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Young filmmakers depict America

Sydney Dye, left, and Caroline Murphy earned first place National History Day medals for their film.
Sydney Dye, left, and Caroline Murphy earned first place National History Day medals for their film.

There’s an archive in the Library of Congress housing hundreds of thousands of Farm Security Administration photos dating to the Great Depression. These stark pictures capture the harsh realities of the mid-’30s – the “Migrant Mother” photo, centered on Florence Owens Thompsons’ worry-worn face, is one of the best known images of the era.

They’re stored in filing cabinets with a hundred or so pictures in each one, and they’re catalogued by geographic location and seemingly random categories such as “corn” or “barbershops.” The photos themselves are attached to cardboard and have to be professionally re-shelved by Library of Congress staff. They’re American artifacts, no doubt, and Chapel Hill High School seniors Caroline Murphy and Sydney Dye knew it when they donned white gloves (also required by the Library of Congress) and explored the storied archive.

“It takes academic research to the next level,” says Caroline. “There is no project that will motivate you so much as to take a trip to Washington, D.C., and check out the Library of Congress.”

By the time they saw these images in person, however, Caroline and Sydney had been working with them for nine months. The friends, 11th-graders at the time, were prepping a documentary for the 2016 National History Day Contest. In June their video, “Introducing Americans to America,” won Caroline and Sydney first place in the senior group documentary category. Separately, their documentary will be screened at the AMC Empire 25 on Times Square this October as part of the All American High School Film Festival.

“Introducing Americans to America” presented the FSA photos in context, certainly, but also went one step beyond: Caroline and Sydney levelly address the debate as to whether or not these government-sponsored photos qualify as propaganda.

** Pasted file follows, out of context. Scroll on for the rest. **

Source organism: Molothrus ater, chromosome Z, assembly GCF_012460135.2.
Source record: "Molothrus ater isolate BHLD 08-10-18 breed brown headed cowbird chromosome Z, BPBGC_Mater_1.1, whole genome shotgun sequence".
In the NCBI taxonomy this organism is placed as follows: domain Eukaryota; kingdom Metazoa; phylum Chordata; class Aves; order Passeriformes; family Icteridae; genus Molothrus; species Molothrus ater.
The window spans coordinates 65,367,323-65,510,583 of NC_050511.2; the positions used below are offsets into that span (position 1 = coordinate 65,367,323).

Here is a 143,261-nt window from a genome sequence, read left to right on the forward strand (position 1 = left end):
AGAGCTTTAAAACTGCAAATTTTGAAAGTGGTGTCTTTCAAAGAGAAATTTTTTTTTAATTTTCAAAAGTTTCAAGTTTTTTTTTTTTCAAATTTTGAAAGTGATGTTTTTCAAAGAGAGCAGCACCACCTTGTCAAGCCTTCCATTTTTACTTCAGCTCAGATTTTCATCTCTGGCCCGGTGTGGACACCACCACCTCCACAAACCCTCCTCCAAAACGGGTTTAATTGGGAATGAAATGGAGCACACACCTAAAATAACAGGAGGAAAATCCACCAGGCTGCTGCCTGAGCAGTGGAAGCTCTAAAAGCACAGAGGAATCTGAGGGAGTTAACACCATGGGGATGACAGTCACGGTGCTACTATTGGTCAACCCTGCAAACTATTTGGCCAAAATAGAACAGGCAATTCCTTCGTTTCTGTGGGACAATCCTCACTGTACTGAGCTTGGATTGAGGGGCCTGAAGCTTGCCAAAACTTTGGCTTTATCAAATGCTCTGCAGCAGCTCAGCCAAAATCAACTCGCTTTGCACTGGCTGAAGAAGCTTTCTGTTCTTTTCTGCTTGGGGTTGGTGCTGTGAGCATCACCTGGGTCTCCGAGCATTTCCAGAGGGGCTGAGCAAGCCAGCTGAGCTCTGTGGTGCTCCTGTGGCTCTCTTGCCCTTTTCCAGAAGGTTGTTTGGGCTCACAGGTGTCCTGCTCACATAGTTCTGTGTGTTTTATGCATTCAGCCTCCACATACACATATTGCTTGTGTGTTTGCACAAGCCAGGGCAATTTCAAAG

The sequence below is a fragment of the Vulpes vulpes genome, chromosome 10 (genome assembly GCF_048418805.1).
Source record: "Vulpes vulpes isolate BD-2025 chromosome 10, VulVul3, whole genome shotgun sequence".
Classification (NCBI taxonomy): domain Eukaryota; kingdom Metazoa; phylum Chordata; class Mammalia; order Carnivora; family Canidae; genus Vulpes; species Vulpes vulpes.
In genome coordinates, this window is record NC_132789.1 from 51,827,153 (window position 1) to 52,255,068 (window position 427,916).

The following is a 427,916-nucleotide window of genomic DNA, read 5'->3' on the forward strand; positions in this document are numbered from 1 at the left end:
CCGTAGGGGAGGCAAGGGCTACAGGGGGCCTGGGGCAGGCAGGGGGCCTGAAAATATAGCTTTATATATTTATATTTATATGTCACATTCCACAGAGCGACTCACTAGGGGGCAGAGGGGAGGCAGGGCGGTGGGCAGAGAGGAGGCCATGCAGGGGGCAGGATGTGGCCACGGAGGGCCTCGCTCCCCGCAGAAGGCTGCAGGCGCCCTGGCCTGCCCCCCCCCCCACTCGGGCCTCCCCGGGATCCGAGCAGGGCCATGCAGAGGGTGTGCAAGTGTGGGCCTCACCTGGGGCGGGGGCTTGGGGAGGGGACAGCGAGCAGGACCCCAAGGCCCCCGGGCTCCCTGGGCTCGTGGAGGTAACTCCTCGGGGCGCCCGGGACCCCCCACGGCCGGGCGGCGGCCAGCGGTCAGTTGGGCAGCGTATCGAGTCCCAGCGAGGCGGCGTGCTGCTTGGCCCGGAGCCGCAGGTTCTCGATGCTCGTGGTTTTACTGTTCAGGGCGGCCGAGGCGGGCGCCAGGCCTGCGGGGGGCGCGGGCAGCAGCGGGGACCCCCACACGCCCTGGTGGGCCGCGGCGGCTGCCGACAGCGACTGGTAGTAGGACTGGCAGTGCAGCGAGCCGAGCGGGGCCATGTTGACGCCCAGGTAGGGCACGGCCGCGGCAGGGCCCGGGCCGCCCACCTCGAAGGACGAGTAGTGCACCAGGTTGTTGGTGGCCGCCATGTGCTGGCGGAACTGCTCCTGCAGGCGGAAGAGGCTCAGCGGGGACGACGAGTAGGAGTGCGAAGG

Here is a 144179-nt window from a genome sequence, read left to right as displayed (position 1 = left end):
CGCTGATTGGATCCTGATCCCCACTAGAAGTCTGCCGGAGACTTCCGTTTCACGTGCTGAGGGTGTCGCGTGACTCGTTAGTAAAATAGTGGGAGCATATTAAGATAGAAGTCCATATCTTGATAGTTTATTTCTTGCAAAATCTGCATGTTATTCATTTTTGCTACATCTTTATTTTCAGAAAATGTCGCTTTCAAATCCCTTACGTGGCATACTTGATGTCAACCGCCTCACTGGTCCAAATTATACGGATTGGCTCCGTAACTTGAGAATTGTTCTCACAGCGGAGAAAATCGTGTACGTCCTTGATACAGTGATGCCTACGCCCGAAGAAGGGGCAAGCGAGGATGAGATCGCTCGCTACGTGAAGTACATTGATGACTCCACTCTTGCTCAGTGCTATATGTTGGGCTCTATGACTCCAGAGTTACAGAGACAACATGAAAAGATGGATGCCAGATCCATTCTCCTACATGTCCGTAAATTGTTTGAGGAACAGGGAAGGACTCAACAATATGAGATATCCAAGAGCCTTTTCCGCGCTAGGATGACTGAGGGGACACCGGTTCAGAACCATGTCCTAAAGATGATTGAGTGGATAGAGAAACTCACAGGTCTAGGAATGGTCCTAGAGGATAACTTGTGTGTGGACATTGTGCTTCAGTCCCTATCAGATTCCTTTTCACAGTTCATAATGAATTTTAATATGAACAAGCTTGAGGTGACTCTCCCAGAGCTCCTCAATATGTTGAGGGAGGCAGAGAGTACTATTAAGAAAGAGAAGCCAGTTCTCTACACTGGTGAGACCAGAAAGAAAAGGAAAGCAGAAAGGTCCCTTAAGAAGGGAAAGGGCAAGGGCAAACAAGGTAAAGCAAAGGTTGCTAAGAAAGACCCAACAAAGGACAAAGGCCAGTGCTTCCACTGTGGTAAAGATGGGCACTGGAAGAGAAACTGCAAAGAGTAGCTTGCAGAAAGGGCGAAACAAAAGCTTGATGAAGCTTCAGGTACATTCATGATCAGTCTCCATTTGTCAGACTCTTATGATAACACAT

It’s one of the reasons they won.

“In our documentary we don’t give a definitive answer,” says Sydney. She and Caroline would rather the viewers make up their own minds. The judges liked this, and said so in their feedback.

The pair has several years’ experience participating in National History Day, which is open to students in grades 6-12. Sydney first entered the competition in the seventh grade as part of a class project, and she and Caroline teamed up on one in the eighth grade. It became an annual thing.

For the 2016 competition, they knew they wanted to do a documentary on the Great Depression or World War II era – there’s an abundance of archival video and photography from those years, after all. Yet as they did their initial research, they kept coming across images accompanying the text. People in that era wouldn’t just be walking around, taking pictures of everything, they reasoned, so where are all these photos coming from?

They didn’t realize there were a quarter of a million of them, or that a small group of photographers had been sent out by the government to document America. Soon, the photos themselves were Caroline and Sydney’s focus.

“It was slightly ironic that we were creating a documentary about a documentary photography project,” Sydney admits.

Participating in National History Day has helped these students with their research skills, and they’d like to continue down this rabbit hole even after high school. Duke University tops both their lists: it’s close to home, and it has the Center for Documentary Studies. Sydney, in particular, wants to go into film producing, though both certainly want to study history at the college level. What started as a middle school project has become much more.

“Both of our perspectives on documentaries themselves have changed,” Sydney says. “There is a common perception that documentaries are really dull and boring and through our time researching and our time creating these documentaries we have grown to appreciate the art form.”